A key House subcommittee chairman said Tuesday he does not trust Justice Department assurances that a facility once slated for Guantanamo Bay detainees would now be used only to help alleviate overcrowding in U.S. prisons.
Rep. Frank Wolf (R-Va.), chairman of the House Appropriations Commerce, Justice and science subcommittee, told Bureau of Prisons Director Harley Lappin at a hearing that he does not support DOJ plans to use a Thomson, Ill., correctional facility for maximum-security prisoners.
The Thomson facility initially was considered as a location to house Guantanamo Bay detainees as part of President Barack Obama’s efforts to close the military prison in Cuba. But Congress last year banned the transfer of the prisoners to U.S. soil during fiscal 2011, which ends on Sept. 30.
The DOJ is requesting in its $28.2 billion fiscal 2012 budget request about $67 million to activate the facility, which the Department has yet to buy. The Department also requested in its fiscal 2011 budget $237 million to purchase the prison. But Congress has yet to approve a fiscal 2011 budget for the DOJ.
Lappin told Wolf that using the facility for Guantanamo Bay detainees is “not the case now.” Wolf jumped on the director’s remark, commending him for his “conscience.”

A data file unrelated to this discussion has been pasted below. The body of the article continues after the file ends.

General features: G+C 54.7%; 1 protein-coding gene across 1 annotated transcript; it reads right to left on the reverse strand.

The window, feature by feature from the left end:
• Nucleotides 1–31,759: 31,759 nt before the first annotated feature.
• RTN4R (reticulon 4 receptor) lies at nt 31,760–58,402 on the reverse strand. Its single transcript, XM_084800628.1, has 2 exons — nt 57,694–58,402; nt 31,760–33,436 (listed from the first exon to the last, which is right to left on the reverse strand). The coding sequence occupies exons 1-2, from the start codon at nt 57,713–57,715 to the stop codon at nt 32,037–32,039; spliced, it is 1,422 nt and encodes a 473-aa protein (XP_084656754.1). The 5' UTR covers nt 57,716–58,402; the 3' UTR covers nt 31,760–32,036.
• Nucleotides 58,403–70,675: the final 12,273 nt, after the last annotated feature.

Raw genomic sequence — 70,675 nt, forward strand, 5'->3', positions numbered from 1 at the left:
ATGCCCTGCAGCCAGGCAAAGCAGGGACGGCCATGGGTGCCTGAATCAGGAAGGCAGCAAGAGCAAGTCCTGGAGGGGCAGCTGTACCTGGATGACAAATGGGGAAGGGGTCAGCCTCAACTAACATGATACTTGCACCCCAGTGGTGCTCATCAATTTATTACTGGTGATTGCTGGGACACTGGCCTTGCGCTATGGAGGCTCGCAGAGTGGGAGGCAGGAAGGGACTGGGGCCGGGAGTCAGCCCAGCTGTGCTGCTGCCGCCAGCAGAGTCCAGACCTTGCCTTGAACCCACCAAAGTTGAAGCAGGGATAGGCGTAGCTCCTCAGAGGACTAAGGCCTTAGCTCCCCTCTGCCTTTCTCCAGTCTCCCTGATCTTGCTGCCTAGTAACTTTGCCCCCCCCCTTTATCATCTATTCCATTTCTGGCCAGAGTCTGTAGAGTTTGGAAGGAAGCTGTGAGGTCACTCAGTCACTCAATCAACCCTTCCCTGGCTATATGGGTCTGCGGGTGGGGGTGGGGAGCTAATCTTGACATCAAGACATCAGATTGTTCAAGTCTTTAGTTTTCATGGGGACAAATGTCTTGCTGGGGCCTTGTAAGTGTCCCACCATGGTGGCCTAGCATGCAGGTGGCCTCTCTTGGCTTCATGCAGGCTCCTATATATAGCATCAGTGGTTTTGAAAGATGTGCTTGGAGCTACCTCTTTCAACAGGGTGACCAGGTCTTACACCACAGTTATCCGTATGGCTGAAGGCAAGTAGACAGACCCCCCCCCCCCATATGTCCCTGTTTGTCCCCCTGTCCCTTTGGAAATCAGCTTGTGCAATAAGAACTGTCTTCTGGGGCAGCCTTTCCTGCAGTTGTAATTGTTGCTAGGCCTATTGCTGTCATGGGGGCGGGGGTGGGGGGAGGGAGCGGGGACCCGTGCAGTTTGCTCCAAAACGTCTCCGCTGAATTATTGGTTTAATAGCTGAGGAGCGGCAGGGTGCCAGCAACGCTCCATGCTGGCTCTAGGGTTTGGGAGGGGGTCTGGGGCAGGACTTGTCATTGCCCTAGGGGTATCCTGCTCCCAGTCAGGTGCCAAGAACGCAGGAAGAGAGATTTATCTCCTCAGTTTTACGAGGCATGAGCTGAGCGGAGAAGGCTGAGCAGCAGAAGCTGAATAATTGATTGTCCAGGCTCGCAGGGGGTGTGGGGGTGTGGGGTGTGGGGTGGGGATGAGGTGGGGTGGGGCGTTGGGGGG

“The confidence level in the Attorney General and the Bureau of Prisons and the administration on this issue is not very high because they were going to go there,” Wolf said.
The Bureau of Prisons cares for about 200,000 inmates and is expected to take in thousands of more prisoners in the next year, Lappin said.
The DOJ will have to take general-population prisons and renovate them for maximum security inmates if Congress doesn’t allow them to use the Thomson facility, Lappin said. Without Thomson, he said, prisons will become more crowded.
Wolf seemed unimpressed.
The Republican said the Bureau of Prisons should devote its energy to reducing recidivism through prison work programs and rehabilitation in addition to working on proposals for early releases.
“I don’t think the Bureau of Prisons ought to get so wrapped up in Thomson,” Wolf said.
Lappin said his agency is working on early release proposals, has programs in place to help reduce recidivism and supports further efforts in those areas. But he stressed the importance of increased funding for the Bureau of Prisons.
“We cannot get through this fiscal year at [the fiscal 2010] level,” Lappin said.